Let's say I have two user accounts:

  • user (without any sudo permissions)
  • user_with_sudo (with all sudo permissions)

Now, I'm logged in as user but want to do something as root, e.g. switch to a full root Bash. sudo -s won't work because I'm not a sudoer.

So, I first have to switch to a sudoer user:

su user_with_sudo

And enter the password.

Now I'm logged in as user_with_sudo and I'm able to call sudo -s but I have to enter the same password again, which is a little bit annoying.

Is there a command, which switches to a sudoer-user and runs a command as root with only typing the password once? Basically, is there an one-command replacement for:

su user_with_sudo
(enter password)
sudo -s
(enter same password again)
  • What's the point of this configuration? If you're giving all these people the password for user_with_sudo, why not just give them the root password?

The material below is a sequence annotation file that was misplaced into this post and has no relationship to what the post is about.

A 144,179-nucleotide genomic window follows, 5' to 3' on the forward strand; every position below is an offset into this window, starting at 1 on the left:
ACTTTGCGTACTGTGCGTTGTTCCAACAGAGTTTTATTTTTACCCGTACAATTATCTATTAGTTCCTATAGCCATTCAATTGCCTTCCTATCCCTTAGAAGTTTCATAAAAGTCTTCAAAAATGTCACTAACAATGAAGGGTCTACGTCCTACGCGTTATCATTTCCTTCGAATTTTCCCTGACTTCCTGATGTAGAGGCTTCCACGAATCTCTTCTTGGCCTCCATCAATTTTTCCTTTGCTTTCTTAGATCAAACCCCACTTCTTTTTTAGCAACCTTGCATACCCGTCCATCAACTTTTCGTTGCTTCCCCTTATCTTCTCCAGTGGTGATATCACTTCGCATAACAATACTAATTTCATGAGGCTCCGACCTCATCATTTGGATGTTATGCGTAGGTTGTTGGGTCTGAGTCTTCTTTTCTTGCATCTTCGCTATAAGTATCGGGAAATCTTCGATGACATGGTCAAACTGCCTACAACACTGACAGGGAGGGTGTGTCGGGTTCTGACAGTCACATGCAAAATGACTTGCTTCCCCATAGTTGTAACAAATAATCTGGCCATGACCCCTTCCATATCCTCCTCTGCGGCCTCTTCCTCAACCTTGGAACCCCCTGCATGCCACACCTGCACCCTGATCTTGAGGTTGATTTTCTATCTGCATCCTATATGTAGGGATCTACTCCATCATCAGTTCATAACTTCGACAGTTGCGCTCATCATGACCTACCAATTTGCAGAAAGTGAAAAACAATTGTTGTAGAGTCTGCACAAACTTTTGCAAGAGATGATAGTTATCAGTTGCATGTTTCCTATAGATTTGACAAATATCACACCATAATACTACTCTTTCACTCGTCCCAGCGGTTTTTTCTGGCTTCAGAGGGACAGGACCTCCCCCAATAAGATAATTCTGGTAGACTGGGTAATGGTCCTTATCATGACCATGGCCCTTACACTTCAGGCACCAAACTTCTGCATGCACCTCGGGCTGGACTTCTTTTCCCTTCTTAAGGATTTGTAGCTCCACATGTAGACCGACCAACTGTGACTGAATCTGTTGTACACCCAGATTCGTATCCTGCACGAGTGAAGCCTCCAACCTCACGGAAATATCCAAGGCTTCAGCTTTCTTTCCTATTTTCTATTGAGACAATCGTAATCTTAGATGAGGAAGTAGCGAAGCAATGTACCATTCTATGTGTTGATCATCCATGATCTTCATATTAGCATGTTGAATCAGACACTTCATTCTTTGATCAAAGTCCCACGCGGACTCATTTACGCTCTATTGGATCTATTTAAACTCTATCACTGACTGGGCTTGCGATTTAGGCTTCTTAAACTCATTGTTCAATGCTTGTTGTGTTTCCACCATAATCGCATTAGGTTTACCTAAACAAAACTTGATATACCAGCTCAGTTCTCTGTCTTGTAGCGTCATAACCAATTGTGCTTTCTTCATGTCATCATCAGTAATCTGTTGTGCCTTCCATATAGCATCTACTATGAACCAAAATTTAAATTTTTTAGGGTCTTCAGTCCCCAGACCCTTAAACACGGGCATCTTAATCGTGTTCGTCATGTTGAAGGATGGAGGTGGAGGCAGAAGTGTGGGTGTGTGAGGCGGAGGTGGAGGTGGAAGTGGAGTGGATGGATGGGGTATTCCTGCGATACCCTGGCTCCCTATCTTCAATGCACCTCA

– Barmar
    Oct 7, 2014 at 18:27

1 Answer 1


From the man page of the sudo command you can edit the /etc/sudoers file to allow this


  • This would add sudo rights to "user", which I wanted to prevent. The user account "user" is meant as a shared account for many people, they shouldn't be allowed to alter the system. Another option would be to request an other password when calling sudo, but I'm just wondering if it's possible to call "sudo as user_with_sudo" with one command instead of su & sudo.
    – Bernhard
    Oct 7, 2014 at 15:39
  • @Bernhard I think he's suggesting that you turn off the password requirement for user_with_sudo. So everyone else has to enter the password to become that user, but they don't have to enter the password again to become root.
    – Barmar
    Oct 7, 2014 at 18:26

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